One of my biggest struggles lately has just been mental – I am having trouble getting myself to actually create content or really do anything with my blog. It could be so many things – overwhelm, too many ideas or goals, lack of results which feels discouraging, not making any money, even a feeling that maybe I’m not doing the right thing / have the wrong goals. It’s tough but I am sure many beginners go through these challenges.
Hi, just wanted to comment that I agree with the straight-forward approach. It’s the best way to learn information quickly, without digging through ingratiated, sugar-coated words to get to the point. I can’t yet afford any of the training, so I find many blogs and pieces of information like this every day. I have to read fast and get through it, otherwise I’ll sit there all day reading through feel-good mush.
Within a month, I had On Moneymaking off the ground, and within two months, it was getting 2,000 visitors a day and Performancing nominated it for the best business/money blog of the year. A couple of months after that, Brian Clark asked me to become the Associate Editor of Copyblogger, and so I sold On Moneymaking for five figures and went to work at one of the most popular blogs at the world.

The truth is, it's not as easy to carve out your space on the web and make a name for yourself as a blogger today, as it was back when blogging was brand new. And it takes a lot of time to build your audience to the point where it's successful. (The most successful, multi-million dollar blogs today were started around 2005 or earlier.) So it's definitely not something you can get rich quickly with, though many people do work on their blogs full time.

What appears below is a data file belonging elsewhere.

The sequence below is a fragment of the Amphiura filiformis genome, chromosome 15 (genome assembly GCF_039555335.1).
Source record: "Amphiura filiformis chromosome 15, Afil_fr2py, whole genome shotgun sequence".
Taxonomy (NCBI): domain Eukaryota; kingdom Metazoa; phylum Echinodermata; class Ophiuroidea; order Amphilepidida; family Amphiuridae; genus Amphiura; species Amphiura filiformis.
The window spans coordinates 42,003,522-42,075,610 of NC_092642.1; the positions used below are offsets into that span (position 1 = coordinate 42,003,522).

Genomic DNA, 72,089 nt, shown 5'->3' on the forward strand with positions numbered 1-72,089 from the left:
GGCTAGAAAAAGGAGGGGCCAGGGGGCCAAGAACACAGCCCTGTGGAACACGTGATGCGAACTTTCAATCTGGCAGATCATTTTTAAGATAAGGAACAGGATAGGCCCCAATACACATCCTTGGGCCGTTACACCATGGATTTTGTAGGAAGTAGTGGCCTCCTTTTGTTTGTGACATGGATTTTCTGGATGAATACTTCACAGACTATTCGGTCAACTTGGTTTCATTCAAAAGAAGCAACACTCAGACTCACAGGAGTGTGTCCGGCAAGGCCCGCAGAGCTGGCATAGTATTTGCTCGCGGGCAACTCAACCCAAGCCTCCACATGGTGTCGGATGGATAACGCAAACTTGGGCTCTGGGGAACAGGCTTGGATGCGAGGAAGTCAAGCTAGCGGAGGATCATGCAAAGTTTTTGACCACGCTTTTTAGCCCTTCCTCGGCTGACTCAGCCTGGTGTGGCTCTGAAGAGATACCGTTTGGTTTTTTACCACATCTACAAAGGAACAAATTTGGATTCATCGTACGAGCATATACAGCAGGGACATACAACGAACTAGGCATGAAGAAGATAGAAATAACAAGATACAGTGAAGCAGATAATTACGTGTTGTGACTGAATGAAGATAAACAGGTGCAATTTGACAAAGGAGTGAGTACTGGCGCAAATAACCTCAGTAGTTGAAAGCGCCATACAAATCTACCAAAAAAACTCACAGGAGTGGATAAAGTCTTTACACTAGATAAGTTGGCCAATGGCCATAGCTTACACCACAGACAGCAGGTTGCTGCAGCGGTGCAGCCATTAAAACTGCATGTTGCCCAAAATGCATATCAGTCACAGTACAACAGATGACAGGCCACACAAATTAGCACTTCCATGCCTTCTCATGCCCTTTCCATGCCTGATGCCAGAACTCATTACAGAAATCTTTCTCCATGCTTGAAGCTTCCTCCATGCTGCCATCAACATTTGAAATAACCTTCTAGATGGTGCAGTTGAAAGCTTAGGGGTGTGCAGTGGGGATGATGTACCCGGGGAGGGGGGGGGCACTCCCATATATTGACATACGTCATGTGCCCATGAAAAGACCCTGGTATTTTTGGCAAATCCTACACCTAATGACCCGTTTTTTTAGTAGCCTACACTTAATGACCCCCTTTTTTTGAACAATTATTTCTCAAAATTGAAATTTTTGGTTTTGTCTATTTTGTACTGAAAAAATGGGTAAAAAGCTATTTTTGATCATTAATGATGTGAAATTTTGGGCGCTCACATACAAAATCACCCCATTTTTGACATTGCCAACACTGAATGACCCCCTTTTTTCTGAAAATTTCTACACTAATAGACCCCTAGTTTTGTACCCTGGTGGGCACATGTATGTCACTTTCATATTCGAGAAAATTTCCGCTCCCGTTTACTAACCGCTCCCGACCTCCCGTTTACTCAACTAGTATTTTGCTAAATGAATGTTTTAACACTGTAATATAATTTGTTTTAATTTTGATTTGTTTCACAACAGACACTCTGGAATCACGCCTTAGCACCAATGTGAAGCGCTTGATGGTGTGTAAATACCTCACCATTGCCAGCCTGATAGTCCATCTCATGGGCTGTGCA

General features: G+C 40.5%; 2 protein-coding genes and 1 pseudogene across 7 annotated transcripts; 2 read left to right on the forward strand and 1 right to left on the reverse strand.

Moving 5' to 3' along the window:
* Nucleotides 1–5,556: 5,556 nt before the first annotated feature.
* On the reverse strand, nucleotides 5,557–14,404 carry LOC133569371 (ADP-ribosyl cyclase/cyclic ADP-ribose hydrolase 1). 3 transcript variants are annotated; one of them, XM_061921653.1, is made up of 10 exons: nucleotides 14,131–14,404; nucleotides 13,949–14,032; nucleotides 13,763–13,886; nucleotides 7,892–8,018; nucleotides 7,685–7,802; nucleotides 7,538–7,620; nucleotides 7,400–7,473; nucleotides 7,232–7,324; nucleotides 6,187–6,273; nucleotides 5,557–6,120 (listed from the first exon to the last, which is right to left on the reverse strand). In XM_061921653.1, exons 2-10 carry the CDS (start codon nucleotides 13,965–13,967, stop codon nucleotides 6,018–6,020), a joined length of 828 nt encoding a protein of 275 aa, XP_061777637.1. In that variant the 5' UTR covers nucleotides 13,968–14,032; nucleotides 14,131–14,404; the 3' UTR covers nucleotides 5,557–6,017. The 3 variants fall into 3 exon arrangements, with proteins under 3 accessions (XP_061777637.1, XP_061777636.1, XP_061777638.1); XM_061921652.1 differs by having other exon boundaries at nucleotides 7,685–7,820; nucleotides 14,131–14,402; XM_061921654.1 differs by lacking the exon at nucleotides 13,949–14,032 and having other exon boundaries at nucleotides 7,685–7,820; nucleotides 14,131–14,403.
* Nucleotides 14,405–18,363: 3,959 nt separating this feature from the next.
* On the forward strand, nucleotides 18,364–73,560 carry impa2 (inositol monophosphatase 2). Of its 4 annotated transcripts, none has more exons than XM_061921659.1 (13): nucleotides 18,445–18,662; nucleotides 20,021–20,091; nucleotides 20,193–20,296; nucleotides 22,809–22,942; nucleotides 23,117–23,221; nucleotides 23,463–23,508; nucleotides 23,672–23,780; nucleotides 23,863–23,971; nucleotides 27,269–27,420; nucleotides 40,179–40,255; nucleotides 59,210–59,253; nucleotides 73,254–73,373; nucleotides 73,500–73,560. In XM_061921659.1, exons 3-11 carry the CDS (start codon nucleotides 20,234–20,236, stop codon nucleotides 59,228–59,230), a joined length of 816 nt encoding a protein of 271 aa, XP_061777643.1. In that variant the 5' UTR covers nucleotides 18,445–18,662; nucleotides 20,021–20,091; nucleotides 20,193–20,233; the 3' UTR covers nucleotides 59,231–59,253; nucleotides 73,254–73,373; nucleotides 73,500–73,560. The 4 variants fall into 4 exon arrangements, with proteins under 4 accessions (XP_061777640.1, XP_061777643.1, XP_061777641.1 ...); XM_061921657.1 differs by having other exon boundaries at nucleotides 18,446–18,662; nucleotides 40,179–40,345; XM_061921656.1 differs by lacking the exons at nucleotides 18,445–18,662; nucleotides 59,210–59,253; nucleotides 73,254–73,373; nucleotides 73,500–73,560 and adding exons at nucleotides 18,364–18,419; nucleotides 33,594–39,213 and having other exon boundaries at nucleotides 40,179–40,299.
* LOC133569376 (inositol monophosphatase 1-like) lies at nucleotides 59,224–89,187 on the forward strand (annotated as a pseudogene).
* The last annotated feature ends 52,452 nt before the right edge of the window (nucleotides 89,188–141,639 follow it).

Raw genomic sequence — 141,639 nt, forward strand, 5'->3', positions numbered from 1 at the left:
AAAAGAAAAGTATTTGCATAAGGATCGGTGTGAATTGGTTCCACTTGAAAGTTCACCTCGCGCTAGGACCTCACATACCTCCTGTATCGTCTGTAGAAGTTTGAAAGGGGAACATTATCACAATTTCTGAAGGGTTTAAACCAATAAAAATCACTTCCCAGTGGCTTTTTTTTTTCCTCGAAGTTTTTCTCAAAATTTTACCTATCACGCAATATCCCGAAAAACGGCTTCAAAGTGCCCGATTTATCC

However, in regards to the part-time aspect of things, I was working a full-time job and committing myself further down a path that would’ve sapped my will to create and function artistically the further and further I went down that path. So I guess you could say it all collided into one giant “mirror moment”, where I finally looked inside of myself and told my doubts you know what, I’m going to finally do this.
Oh, wow! Just…wow! I knew the changes on this site would be phenomenal, but good grief, Jon! I’m nowhere close to where I should be, but this post will be my bookmarked ‘go-to’ when I need to remind myself of the most actionable process I should take as an ‘old newbie’. I know I need help, but this particular post is helping me to wrap my head around what I didn’t understand before. Thanks!
Once you setup your account on AdSense you will be given a code to add to your blog. This code will automatically display advertisements on your blog from companies who are part of Google’s advertising network. You may see ads from small companies related to your topic, or you may see ads from large companies that are completely unrelated to your topic.
Disclosure and quick heads up – I started my first blog on Bluehost and have now partnered with them to get you a big discount rate. If you make a purchase through this or any of the links on this post I’ll earn a small commission at no extra cost to you. I still think a self-hosted WordPress blog is the best way to start a successful blog and build a business!

Make it easy. My blog name isn't the easiest for a person to spell, and even I sometimes jumble it when I'm spelling it to someone. So, my top tip would be to make sure that it is easy to type. I've seen blog names that are extremely long, contain words that are difficult to spell, and so on. Instead, you should make it as easy as possible for your readers.